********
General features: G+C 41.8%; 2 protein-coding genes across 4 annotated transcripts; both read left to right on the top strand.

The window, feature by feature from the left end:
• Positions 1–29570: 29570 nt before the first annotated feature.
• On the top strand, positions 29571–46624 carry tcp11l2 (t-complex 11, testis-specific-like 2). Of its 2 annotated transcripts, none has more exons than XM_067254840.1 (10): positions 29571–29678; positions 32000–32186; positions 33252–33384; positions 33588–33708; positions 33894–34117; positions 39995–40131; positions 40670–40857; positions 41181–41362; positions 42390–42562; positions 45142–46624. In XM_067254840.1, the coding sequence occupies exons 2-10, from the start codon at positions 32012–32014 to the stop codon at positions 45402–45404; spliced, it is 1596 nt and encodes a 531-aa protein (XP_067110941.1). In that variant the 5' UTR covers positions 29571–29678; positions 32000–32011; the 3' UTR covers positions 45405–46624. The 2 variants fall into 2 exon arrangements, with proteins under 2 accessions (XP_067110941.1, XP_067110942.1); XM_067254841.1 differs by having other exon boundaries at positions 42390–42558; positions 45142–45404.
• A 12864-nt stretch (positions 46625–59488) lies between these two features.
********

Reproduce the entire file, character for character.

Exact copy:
General features: G+C 41.8%; 2 protein-coding genes across 4 annotated transcripts; both read left to right on the top strand.

The window, feature by feature from the left end:
• Positions 1–29570: 29570 nt before the first annotated feature.
• On the top strand, positions 29571–46624 carry tcp11l2 (t-complex 11, testis-specific-like 2). Of its 2 annotated transcripts, none has more exons than XM_067254840.1 (10): positions 29571–29678; positions 32000–32186; positions 33252–33384; positions 33588–33708; positions 33894–34117; positions 39995–40131; positions 40670–40857; positions 41181–41362; positions 42390–42562; positions 45142–46624. In XM_067254840.1, the coding sequence occupies exons 2-10, from the start codon at positions 32012–32014 to the stop codon at positions 45402–45404; spliced, it is 1596 nt and encodes a 531-aa protein (XP_067110941.1). In that variant the 5' UTR covers positions 29571–29678; positions 32000–32011; the 3' UTR covers positions 45405–46624. The 2 variants fall into 2 exon arrangements, with proteins under 2 accessions (XP_067110941.1, XP_067110942.1); XM_067254841.1 differs by having other exon boundaries at positions 42390–42558; positions 45142–45404.
• A 12864-nt stretch (positions 46625–59488) lies between these two features.